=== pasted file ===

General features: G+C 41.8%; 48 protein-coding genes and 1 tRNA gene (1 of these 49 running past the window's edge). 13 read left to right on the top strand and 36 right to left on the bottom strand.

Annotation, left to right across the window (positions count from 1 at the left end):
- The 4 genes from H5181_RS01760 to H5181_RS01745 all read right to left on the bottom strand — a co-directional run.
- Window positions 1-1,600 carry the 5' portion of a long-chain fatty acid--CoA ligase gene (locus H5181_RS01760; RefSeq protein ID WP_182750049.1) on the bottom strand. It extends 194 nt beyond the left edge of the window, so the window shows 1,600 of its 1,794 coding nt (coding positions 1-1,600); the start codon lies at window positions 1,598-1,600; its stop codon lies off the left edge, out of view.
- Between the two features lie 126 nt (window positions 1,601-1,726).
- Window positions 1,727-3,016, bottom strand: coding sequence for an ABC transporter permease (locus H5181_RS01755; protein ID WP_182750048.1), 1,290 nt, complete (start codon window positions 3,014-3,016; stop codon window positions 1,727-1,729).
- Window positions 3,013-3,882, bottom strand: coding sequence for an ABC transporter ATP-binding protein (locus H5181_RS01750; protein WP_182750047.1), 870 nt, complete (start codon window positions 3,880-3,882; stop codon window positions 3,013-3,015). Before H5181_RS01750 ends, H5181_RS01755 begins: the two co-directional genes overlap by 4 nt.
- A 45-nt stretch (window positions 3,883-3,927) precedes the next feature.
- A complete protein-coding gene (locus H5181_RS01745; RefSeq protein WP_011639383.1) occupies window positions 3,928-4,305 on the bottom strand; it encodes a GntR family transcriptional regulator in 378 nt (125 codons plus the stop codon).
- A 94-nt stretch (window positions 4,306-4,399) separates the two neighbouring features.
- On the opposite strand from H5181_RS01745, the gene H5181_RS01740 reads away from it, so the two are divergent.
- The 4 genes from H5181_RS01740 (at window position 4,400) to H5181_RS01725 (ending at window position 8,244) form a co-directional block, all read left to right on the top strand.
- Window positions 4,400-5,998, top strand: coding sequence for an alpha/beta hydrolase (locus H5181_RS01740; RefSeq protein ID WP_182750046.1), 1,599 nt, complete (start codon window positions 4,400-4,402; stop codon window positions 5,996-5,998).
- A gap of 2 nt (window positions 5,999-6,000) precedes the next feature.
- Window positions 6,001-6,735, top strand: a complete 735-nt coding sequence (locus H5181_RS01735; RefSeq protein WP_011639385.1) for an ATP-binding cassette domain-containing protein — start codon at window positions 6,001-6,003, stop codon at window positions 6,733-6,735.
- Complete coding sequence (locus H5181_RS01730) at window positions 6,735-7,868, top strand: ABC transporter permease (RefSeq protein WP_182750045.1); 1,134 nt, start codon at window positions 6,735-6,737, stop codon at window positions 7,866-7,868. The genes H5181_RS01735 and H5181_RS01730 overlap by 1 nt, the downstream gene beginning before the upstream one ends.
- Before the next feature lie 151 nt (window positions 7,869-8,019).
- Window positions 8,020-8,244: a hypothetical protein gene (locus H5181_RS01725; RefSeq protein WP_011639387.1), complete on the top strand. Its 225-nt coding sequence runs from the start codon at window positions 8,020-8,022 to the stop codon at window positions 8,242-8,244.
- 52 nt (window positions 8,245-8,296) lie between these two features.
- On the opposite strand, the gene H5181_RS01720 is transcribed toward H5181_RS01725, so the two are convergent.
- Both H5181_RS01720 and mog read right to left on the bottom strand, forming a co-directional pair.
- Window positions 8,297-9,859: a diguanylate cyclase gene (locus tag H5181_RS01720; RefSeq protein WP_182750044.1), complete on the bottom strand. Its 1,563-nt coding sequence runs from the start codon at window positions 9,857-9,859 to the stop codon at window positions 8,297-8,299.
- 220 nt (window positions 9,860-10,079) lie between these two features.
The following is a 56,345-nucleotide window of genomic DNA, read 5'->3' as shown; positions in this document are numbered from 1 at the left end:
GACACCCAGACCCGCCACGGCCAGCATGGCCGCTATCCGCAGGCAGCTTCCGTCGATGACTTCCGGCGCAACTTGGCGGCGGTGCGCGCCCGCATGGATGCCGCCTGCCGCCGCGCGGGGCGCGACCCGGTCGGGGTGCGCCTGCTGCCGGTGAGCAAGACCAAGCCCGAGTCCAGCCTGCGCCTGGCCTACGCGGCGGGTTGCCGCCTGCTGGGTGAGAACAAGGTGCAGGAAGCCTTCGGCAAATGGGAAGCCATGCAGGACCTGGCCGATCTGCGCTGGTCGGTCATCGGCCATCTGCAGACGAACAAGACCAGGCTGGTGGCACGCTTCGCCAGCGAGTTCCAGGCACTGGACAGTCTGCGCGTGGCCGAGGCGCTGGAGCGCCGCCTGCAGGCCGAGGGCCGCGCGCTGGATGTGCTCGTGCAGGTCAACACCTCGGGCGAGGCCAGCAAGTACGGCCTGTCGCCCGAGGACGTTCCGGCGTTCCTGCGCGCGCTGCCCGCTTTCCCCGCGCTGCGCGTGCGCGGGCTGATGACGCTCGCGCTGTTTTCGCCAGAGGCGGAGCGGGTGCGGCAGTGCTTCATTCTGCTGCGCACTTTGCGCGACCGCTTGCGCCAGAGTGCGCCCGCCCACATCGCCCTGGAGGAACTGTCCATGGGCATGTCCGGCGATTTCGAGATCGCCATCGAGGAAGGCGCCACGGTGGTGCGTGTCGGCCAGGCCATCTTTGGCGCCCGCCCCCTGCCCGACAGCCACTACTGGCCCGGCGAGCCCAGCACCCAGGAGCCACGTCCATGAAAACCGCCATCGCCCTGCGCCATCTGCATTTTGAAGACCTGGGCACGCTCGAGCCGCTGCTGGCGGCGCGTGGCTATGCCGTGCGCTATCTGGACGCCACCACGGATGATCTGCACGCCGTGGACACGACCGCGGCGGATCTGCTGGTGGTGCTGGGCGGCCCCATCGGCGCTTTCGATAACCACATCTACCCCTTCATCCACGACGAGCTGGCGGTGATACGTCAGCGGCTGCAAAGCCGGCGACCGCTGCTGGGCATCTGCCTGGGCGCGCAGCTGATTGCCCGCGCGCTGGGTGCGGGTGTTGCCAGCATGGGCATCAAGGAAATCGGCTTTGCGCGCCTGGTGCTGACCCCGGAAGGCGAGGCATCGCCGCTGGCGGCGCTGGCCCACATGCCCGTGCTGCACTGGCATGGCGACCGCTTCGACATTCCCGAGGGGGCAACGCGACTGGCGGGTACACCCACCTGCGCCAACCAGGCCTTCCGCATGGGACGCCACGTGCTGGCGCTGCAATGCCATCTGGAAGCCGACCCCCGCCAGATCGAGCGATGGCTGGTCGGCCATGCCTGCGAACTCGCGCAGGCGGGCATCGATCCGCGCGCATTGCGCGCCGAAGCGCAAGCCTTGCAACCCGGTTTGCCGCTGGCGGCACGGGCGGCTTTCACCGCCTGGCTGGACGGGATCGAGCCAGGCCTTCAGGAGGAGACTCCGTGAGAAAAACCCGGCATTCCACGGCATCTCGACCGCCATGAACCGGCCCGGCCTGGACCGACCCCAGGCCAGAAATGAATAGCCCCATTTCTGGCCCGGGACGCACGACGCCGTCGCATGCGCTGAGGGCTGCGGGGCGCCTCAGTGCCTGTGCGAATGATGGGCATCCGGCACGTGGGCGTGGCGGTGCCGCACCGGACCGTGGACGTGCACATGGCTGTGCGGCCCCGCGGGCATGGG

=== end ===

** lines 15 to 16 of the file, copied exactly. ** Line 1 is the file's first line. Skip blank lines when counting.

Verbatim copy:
- Window positions 6,001-6,735, top strand: a complete 735-nt coding sequence (locus H5181_RS01735; RefSeq protein WP_011639385.1) for an ATP-binding cassette domain-containing protein — start codon at window positions 6,001-6,003, stop codon at window positions 6,733-6,735.
- Complete coding sequence (locus H5181_RS01730) at window positions 6,735-7,868, top strand: ABC transporter permease (RefSeq protein WP_182750045.1); 1,134 nt, start codon at window positions 6,735-6,737, stop codon at window positions 7,866-7,868. The genes H5181_RS01735 and H5181_RS01730 overlap by 1 nt, the downstream gene beginning before the upstream one ends.